TOP 10 ALBUM COVERS
You aren’t a reputable music review website unless you have a top 10 list. It’s what all the kids are doing. So here is our first Top 10 list dedicated to the lost art of album covers. After a lengthy search through the archives and many, many hours of heavy debate, we agreed upon these 10 glorious pieces of rock art. Some of these you have seen before but they were too good to pass up. Others are long lost gems or recent additions. So take a seat and enjoy the tour through the visual side of rock n roll.
Led Zeppelin – I
Oh the humanity!
Crashing and burning their way into rock and roll history is the self-titled debut of Rock’s Loudest Band Ever! The gritty black-and-white photograph of the Hidenberg igniting in flames gives us a true sense of “shock and awe’. Much like every kid’s reaction the first time they listened to a Zeppelin album.
John Lennon – Plastic Ono Band
Late 1970; The Beatles have just broken up, the public is wondering what to do without them, Paul is trying to perfect the art of cheese rock, George is chanting Hare Krishna, and John Lennon is chilling under a tree. Shot with a consumer grade polaroid camera, this lo-fi shot was the perfect lead in to this lo-fi album that became everything the Beatles weren’t.
The Who – The Who Sell Out
Legend has it that Roger Daltrey caught pneumonia from his baked bean bath during this cover shoot (Apparently the beans were ice cold?). Well Roger, it finally paid off as you made the MOR top ten list, just what you were hoping for I am sure. Pete Townsend took things beyond this flippant cover shot to create his first concept album, complete with fake jingles and commercials linking the tracks.
Pink Floyd – Dark Side of the Moon
“Dark Side” is one of the more recognizable album covers on the list but also one of the most basic. The scientific nature of the triangle prism reminds us that every step of this whacked-out. psychedelic album has been meticulously thought out. While the music itself bends and weaves all over the place, the destination is always in sight. Nothing is random. Much like the infinite particles of space, there is a “method to the madness” bringing together an infinite palette of sights and sounds. Plus it looks cool under a black-light.
U2 – Rattle and Hum
The cover to U2′s “Ode to American Rock” album perfectly illustrates the contrast of the musical landscape. There aren’t many shades of gray in this musical journey through blues, soul and rock. U2 puts the spotlight on many of their American influences from Bob Dylan to Jimi Hendrix. From Elvis Presley to BB King. And by focusing on social issues such as the civil rights movement, apartheid and war, the album isn’t afraid to make bold statements in pure black and white. The “spotlight” is also on the band themselves as this is the first release after the landmark “Joshua Tree” album and documents their subsequent tour through the American heartland.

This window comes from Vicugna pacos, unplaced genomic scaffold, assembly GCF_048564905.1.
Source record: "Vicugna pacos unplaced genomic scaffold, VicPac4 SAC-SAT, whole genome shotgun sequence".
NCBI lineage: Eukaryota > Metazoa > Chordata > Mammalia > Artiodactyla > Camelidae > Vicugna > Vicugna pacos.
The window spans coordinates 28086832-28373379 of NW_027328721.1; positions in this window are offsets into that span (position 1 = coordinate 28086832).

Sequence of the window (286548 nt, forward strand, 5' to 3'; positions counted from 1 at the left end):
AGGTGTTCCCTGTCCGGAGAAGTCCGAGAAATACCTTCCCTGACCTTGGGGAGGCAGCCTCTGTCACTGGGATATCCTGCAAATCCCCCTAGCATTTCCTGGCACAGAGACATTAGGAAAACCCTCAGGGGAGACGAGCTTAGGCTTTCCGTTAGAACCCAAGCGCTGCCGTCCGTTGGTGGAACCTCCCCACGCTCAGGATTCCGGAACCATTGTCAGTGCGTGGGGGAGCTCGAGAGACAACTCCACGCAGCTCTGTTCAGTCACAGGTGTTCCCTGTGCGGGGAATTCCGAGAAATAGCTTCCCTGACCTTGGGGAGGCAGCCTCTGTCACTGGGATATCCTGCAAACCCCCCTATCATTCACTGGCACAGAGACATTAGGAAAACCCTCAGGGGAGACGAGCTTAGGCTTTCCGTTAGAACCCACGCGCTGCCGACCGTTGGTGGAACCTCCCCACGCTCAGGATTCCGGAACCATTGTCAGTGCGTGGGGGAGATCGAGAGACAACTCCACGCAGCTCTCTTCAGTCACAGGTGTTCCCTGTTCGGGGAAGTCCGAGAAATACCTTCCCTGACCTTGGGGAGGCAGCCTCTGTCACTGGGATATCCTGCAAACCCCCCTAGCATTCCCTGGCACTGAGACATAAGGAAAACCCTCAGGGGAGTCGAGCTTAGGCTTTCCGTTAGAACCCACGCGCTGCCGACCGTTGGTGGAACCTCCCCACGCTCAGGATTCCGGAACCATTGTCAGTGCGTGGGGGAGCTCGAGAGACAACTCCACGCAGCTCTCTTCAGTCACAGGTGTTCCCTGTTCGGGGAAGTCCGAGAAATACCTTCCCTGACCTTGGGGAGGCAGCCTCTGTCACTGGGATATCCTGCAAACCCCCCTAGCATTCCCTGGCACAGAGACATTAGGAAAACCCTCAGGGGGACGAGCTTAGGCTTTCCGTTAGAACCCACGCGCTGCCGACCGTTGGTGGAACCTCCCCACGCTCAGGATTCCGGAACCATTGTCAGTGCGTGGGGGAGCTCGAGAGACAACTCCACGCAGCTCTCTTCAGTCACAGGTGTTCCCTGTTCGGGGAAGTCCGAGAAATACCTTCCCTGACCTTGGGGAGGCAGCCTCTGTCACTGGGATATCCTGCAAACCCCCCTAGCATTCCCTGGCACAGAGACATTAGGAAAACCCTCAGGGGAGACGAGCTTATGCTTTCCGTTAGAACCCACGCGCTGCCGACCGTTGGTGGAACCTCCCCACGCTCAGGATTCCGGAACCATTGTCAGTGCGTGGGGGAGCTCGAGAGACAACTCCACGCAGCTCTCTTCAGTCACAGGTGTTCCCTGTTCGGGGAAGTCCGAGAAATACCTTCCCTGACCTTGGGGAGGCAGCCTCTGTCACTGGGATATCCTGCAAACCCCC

The Beatles – Abbey Road
The boys had grand ambitions for the cover shot of their final album including a shot of themselves on the Himalayas or on the bow of a cruise liner. Instead, they opted to step out back, have a smoke and be done with it. Who knew the shot would become one of the most famous and often imitated covers of all time; serving as the definition of an iconic image. But what about Sgt. Pepper, or Revolver you might ask? Well, there is something about this cover and the album itself that serves as an amicable and harmonious end to the great run that was The Beatles.
Wilco – Sky Blue Sky
You can either be one of the pack, or put your head down and fly right into it. This shot of a falcon going head first into a flock of starlings has a simplistic, organic feel to it; a lot like the album itself. The photo won the Wildlife Photograph of the Year in 2005 and appeared in National Geographic; so why not put in on a rock album. I have this record on vinyl and it catches my eye every time in a sea of other great album covers.
Jeff Beck – Guitar Shop
As a member of the Yardbirds Jeff Beck was hand picked by Jimmy Page to replace Eric Clapton. If Jimmy Page is the “wizard” of rock guitarists then Jeff Beck is most certainly “the mechanic”. It is no surprise that this Grammy-Award winning album features the master instrumentalist rolling up his sleeves to get his hands dirty. The cover depicts the often over-looked guitar great in his natural environment. As a true blue-collar musician. So while Jeff Beck never achieved the commercial success of Clapton or Page, the man still knows his way around a guitar.
Hellacopters – High Visibility
As the only Swedish rock outfit in our Top 10, the Hellacopters’ fourth album “High Visibility” manages to successfully combine two of my favorite things: Dueling guitars with angel wings. Two things you don’t normally see together, but should. Like a bizarro-painting from the Renaissance the long-lost masterpiece brings new meaning to the phrase “a choir of angels”. No harps in this outfit, just a slew of power chords, heavy distortion and few face-melting solos.
The Clash – London Calling
Truth be told, this album cover just barely beat out WISH YOU WERE HERE by fellow Brit rockers Pink Floyd. While I’m a sucker for anyone on fire, this cover really set the tone for a much larger movement. Yes this album cover is iconic. Yes it’s a middle-fingered response to Elvis Presley’s debut record. And YES it captures bassist Paul Simonon right before smashing a guitar to bits. But what really sets this cover apart from all the others is that it’s one of the first album covers in history where a British musician finally looked tough.
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